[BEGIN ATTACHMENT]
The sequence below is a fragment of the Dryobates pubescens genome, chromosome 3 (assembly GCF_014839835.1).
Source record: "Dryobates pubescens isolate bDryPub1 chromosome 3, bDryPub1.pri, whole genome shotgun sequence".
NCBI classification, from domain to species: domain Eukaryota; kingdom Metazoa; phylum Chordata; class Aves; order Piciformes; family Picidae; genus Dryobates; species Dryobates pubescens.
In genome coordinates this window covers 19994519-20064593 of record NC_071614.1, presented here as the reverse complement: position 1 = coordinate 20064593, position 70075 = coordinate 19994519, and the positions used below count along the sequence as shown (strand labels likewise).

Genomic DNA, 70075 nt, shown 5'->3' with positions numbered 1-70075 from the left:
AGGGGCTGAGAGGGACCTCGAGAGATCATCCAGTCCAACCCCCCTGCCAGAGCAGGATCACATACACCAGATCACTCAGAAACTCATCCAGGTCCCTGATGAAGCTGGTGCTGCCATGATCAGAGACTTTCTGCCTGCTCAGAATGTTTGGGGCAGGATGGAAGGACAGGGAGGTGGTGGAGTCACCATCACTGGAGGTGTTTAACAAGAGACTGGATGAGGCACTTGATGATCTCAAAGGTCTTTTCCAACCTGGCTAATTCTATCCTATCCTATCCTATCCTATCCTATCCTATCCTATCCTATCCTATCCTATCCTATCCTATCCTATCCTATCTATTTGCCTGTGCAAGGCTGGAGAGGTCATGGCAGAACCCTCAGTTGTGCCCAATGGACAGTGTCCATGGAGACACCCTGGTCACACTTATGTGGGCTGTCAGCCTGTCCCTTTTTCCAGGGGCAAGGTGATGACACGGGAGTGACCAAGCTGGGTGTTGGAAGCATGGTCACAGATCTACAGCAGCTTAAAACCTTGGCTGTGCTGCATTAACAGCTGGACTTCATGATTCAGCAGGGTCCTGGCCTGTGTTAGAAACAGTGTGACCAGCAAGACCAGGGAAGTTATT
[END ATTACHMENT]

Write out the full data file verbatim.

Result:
The sequence below is a fragment of the Dryobates pubescens genome, chromosome 3 (assembly GCF_014839835.1).
Source record: "Dryobates pubescens isolate bDryPub1 chromosome 3, bDryPub1.pri, whole genome shotgun sequence".
NCBI classification, from domain to species: domain Eukaryota; kingdom Metazoa; phylum Chordata; class Aves; order Piciformes; family Picidae; genus Dryobates; species Dryobates pubescens.
In genome coordinates this window covers 19994519-20064593 of record NC_071614.1, presented here as the reverse complement: position 1 = coordinate 20064593, position 70075 = coordinate 19994519, and the positions used below count along the sequence as shown (strand labels likewise).

Genomic DNA, 70075 nt, shown 5'->3' with positions numbered 1-70075 from the left:
AGGGGCTGAGAGGGACCTCGAGAGATCATCCAGTCCAACCCCCCTGCCAGAGCAGGATCACATACACCAGATCACTCAGAAACTCATCCAGGTCCCTGATGAAGCTGGTGCTGCCATGATCAGAGACTTTCTGCCTGCTCAGAATGTTTGGGGCAGGATGGAAGGACAGGGAGGTGGTGGAGTCACCATCACTGGAGGTGTTTAACAAGAGACTGGATGAGGCACTTGATGATCTCAAAGGTCTTTTCCAACCTGGCTAATTCTATCCTATCCTATCCTATCCTATCCTATCCTATCCTATCCTATCCTATCCTATCCTATCCTATCCTATCCTATCTATTTGCCTGTGCAAGGCTGGAGAGGTCATGGCAGAACCCTCAGTTGTGCCCAATGGACAGTGTCCATGGAGACACCCTGGTCACACTTATGTGGGCTGTCAGCCTGTCCCTTTTTCCAGGGGCAAGGTGATGACACGGGAGTGACCAAGCTGGGTGTTGGAAGCATGGTCACAGATCTACAGCAGCTTAAAACCTTGGCTGTGCTGCATTAACAGCTGGACTTCATGATTCAGCAGGGTCCTGGCCTGTGTTAGAAACAGTGTGACCAGCAAGACCAGGGAAGTTATT